A local college hopes that the visitor interpretive center it took over earlier this year will be able to fund its own operation.
Last year, the visitor interpretive centers in Paul Smiths and Newcomb were shutdown due to New York's ongoing fiscal crisis.
The VICs were formerly run by the state Adirondack Park Agency, but not considered part of the agency's core mission.
The Newcomb VIC has since been taken over by the SUNY College of Environmental Science and Forestry, and at the beginning of this year, Paul Smith's College took over the facilities just a few miles down the road from campus in Franklin County.
While under the auspices of the APA, the state leased the land surrounding the central building from the college. Now, the property and its facilities are controlled by Paul Smith's.
And although that prevents the buildings from falling into disrepair, college officials say they'd rather not continue pumping money into the buildings.
Ken Aaron is director of communications at Paul Smith's College. He says the college spent about $10,000 on a new groomer and may need to spend an additional $25,000 this summer to replace the roof of the VIC's main building.
"We've had the VIC in our possession since the beginning of January," Aaron said.
"At this point, the trails are all open and we're grooming the trails," he added. "We've invested in a trail grooming machine, which our own Jack Burke has been using on a fairly regular basis, putting down fresh corduroy. I know our visitors have been enjoying it."
Aaron says opening the building has been a slow process, but he adds that several local organizations are planning to use the facilities soon.
He also notes that although the VIC isn't operating as it did in the past, it is serving as a useful resource for the college.
"Looking forward into the near future, I know that the Adirondack Center for Writing will be moving its headquarters to the building and they'll be holding an event in April," Aaron said.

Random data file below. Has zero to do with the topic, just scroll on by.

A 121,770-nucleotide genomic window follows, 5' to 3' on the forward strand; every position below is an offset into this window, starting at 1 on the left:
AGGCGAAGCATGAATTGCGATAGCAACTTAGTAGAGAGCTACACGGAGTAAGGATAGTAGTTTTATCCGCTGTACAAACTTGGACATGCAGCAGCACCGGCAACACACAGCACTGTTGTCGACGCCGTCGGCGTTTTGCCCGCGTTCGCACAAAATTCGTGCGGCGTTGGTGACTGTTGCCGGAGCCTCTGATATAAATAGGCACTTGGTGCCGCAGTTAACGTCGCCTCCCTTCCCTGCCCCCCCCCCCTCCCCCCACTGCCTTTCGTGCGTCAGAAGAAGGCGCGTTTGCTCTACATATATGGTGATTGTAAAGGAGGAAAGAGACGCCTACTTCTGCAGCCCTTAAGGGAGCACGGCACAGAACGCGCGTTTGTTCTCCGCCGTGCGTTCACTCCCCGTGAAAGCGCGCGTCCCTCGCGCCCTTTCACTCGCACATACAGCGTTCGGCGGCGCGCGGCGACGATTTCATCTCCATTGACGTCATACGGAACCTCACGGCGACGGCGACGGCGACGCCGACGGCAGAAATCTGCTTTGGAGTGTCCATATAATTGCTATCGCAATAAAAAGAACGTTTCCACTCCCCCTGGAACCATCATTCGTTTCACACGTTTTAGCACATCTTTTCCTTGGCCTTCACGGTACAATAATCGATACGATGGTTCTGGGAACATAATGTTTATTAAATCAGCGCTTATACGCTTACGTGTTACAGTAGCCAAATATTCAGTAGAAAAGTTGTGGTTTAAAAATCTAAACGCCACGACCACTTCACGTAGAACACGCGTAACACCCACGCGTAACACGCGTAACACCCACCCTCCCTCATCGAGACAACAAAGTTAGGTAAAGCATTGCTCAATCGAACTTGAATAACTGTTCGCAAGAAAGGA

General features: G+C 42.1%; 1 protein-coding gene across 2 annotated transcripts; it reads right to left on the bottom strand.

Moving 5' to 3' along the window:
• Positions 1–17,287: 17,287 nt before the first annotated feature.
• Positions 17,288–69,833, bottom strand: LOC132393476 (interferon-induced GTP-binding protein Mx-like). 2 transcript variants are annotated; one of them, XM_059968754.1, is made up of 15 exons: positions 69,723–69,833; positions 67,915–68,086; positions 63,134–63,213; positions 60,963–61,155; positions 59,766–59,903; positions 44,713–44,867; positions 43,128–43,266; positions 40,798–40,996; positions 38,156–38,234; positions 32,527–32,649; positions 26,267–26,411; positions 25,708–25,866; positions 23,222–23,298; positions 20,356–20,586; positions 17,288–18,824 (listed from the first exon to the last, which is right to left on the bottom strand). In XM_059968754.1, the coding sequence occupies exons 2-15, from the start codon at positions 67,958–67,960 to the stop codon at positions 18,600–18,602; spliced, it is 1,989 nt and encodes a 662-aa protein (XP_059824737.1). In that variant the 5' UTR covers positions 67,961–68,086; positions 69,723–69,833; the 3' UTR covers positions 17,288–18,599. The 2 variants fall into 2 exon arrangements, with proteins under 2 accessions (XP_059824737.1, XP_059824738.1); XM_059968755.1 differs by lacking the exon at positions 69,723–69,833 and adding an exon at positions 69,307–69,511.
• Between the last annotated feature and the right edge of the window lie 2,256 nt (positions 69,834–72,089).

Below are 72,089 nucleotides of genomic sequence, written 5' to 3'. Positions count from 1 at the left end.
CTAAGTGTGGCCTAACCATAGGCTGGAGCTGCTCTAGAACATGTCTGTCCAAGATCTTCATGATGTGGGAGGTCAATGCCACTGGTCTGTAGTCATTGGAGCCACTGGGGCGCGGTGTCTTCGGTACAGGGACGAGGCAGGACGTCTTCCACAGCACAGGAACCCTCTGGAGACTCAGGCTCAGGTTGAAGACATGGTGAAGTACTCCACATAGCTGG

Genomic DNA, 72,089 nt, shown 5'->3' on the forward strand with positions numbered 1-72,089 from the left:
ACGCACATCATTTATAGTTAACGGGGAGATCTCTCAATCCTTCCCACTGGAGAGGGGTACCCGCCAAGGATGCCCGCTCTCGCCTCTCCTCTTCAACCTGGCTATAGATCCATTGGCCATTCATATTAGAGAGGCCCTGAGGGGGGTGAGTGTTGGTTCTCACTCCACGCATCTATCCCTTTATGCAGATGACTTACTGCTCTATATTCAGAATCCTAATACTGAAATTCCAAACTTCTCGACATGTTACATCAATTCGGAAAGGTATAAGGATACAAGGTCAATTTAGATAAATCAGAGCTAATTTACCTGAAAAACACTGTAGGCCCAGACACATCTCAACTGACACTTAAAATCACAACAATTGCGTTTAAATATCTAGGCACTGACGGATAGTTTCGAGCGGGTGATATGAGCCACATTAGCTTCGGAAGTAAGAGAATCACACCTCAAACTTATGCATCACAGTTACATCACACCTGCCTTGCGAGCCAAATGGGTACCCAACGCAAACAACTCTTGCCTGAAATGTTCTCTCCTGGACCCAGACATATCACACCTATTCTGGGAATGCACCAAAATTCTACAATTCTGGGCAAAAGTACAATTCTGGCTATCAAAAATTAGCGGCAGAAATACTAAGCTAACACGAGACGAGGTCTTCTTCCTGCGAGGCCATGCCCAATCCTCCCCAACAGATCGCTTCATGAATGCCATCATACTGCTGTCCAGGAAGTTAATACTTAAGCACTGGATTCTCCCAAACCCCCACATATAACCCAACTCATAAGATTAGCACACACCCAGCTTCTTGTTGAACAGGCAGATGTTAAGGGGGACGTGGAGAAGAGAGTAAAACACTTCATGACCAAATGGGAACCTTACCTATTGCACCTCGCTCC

"We've got high hopes to hold other cultural events there as well," he added. "There's an auditorium in the VIC building and that's something we just don't have on campus - we have a large meeting space, but no stage. The auditorium at the VIC does have that, which is terrific."
According to Aaron, the Adirondack Park Institute is interested in utilizing space at the VIC building. API has been an active partner in forming ideas for future use of the VIC, Aaron adds.
"They're going to be having space in the building as well," he said. "And I know that the USDA's soil lab has been a tenant there for a while and they'll continue to be a tenant in that space."
Officials hope that some of the jobs that were lost as a result of the VIC's closure will be regained.
"Ultimately I know that our goal is that we'll see some of those jobs that were lost when the state pulled out come back," Aaron said. "How we get there is still a work in progress, but we're definitely hopeful that we will accomplish that."
But here's the catch: college officials don't want to use tuition dollars to restart operations.
Aaron says the hope of people like Dr. John Mills - president of Paul Smith's College - is that a solution will be found in which the facility will raise its own revenue.
"We've always been pretty clear that this can't be something that paid for using our student's tuition dollars," Aaron said. "As we work forward, we expect the ideas we settle on will be able to raise some money."
"And we are very open to suggestions from the community on what they'd like to see there," he added. "This has long been a community-based facility and we'd like to keep it that way."
Aaron notes that Paul Smith's College is currently in talks with a local business man interested in managing the VIC.
If the deal is finalized, Brian McDonnell of Mac's Canoe Livery in Lake Clear will oversee operations at the facility and look for means of generating revenue.
In the past, McDonnell oversaw operations at the Harrietstown-owned Dewey Mountain Ski Center.